Davos Forum, climate cooperation in the Middle East takes shape

The Middle East could be a surprise at this week’s World Economic Forum in Davos, Switzerland, on “Cooperation in a Divided World.” Diplomatic and economic progress has been made since the signing of the Abraham Accords between Israel and a number of Muslim countries.

In December 2020, two months after the signing of the Ibrahim Accords, Israeli water extraction company Watergen signed a partnership agreement with Abu Dhabi-based multinational Al Dahra.. Watergen freshwater production devices have since proliferated in the United Arab Emirates. The deal was notable both for its timing and the parties involved.

Watergen has since signed half a dozen similar deals, including a plan to produce hydrogen in Morocco and a U.S.-backed, Emirati-financed deal with Jordan to sell solar power to Israel in exchange for fresh water.

A record number of these countries are expected to visit Davos, where the talks are seen as a springboard for the COP28 summit to be held in Dubai next year. The Emirates also recently signed a first-of-its-kind deal to buy Israeli-made air defense systems. Israel’s Haifa University and UAE’s Zayed University have signed an academic cooperation partnership for joint research on environmental issues.

Tourism was supposed to be a positive outcome of the Ibrahim agreement, but it was the Israelis who were most eager to visit their new “friends” in the Gulf. Over the past two years, 500,000 Israelis have visited the Emirates, however, enthusiasm for visiting Israel in the Gulf countries is more mixed.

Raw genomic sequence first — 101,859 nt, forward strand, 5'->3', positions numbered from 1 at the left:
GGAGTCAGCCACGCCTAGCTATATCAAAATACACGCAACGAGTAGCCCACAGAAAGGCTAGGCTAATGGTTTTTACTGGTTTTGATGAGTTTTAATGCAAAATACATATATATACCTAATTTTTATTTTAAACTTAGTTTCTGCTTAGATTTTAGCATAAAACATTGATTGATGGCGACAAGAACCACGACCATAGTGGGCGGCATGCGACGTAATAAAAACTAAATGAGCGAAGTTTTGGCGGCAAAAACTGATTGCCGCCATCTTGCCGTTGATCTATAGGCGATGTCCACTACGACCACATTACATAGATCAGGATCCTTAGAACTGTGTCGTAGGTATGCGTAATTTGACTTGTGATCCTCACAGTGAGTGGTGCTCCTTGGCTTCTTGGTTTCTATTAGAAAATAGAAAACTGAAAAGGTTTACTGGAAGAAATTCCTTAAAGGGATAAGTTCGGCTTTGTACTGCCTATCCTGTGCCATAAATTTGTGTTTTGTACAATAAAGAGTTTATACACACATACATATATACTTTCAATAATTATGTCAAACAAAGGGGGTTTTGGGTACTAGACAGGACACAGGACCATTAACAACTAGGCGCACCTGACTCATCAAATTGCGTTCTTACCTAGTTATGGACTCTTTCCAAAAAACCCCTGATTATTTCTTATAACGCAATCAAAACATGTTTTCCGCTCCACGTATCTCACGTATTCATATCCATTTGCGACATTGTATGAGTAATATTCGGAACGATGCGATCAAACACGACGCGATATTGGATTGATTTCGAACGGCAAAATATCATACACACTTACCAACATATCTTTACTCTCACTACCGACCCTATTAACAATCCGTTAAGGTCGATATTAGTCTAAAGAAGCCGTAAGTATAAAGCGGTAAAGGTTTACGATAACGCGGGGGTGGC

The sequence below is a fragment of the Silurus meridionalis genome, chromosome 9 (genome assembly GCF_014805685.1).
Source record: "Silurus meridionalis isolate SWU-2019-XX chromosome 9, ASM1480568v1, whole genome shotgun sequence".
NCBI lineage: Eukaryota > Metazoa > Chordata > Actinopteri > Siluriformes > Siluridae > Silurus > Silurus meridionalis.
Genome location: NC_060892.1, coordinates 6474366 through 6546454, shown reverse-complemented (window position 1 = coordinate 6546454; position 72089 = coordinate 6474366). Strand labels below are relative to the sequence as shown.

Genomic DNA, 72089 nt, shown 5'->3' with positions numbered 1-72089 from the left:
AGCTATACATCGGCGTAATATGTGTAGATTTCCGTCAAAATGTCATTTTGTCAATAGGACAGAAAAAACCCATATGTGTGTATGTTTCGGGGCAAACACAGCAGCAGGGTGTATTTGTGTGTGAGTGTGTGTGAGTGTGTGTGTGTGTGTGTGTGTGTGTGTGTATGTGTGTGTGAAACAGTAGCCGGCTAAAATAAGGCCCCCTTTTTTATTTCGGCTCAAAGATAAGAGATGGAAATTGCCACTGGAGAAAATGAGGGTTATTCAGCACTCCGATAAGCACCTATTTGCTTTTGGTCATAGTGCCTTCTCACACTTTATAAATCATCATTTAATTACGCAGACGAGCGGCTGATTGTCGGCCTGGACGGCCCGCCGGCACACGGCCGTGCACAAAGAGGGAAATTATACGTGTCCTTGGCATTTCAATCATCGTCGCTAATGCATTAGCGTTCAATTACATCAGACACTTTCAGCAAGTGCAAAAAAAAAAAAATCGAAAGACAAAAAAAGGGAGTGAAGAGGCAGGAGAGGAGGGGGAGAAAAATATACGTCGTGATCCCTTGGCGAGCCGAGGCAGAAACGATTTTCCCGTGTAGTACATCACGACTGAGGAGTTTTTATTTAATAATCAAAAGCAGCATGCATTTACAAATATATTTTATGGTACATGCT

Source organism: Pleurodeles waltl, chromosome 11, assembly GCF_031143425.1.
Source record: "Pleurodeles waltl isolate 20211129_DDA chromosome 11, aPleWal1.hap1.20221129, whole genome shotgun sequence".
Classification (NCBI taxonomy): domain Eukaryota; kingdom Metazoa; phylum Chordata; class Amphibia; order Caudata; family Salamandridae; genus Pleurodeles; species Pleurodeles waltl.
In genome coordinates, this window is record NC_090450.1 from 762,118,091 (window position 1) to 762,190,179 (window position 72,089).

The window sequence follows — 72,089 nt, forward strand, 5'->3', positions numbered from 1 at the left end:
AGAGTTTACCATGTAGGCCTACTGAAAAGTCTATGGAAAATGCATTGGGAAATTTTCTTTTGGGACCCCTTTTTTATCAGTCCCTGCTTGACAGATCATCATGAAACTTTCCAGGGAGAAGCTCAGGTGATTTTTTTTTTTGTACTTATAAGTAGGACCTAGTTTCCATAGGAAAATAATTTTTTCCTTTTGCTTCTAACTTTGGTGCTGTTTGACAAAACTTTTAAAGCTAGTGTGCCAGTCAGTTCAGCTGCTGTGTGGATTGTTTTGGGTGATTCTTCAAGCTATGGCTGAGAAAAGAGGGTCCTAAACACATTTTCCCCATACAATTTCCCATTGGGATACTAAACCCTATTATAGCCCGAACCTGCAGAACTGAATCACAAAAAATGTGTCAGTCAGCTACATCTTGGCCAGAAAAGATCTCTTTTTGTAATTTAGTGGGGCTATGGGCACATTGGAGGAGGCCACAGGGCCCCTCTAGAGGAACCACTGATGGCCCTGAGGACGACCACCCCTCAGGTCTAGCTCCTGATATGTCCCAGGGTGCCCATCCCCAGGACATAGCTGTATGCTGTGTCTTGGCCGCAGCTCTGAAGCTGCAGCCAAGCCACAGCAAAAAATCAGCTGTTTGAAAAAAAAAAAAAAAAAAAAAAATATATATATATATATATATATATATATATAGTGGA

The Gulf countries are surprised to discover that decades of research, Israel’s environmental technologies can be paid for with petrodollars. In 2021, a tripartite agreement “against energy and water” was signed between Israel, Jordan and the United Arab Emirates. As part of a plan with the help of the US State Department, Emirati-backed renewable energy company Masdar will build a large solar power plant in Jordan that will generate electricity to be sold to Israel.

At the same time, Israel will sell fresh water from its desalination plants to Jordan, where water shortages are worsening due to climate change and population growth. As in the Emirates, desalination is energy intensive, but importing desalinated water from Israel is cheaper and less environmentally demanding for Jordan, a poor country without large-scale desalination plants.

Although Jordan and Israel established diplomatic relations in 1994, their relations have deteriorated since the 1979 peace accord, as did Israel’s with Egypt. In particular, the ongoing stalemate on the Palestinian issue has hindered cooperation, bilateral or multilateral agreements.

Daniel Weiner, vice president for global affairs at the University of Connecticut and founder of post-Abraham Accord cooperation programs, believes that “the UAE can play a key intermediary role and complicate cooperation projects between Jordan and Israel.” Still in the dynamics of the Abraham Accords, an important contract was signed last November between Israel’s hydrogen production company H2Pro and Gaia Energy in Morocco. H2Pro plans to build a green hydrogen production facility powered by wind and abundant light from Morocco. Hydrogen will be exported to Europe for industrial use.

H2Pro and Morocco will initially build a small-scale test facility in Morocco, but will expand production capacity as the green hydrogen market grows in Europe. A recent McKinsey survey claims that global demand will increase more than sevenfold by 2050.

For H2Pro and other Israeli companies, the deals could open up markets not only in the region, but also in Asia, India, China and beyond.

The Abraham Accords allowed countries and companies that were enemies yesterday to cooperate and above all to do so without hiding. However, the agreements will be able to multiply and become the norm only if the Palestinian issue comes out of the conflict. And it does not depend only on Israel.

Caroline Bright

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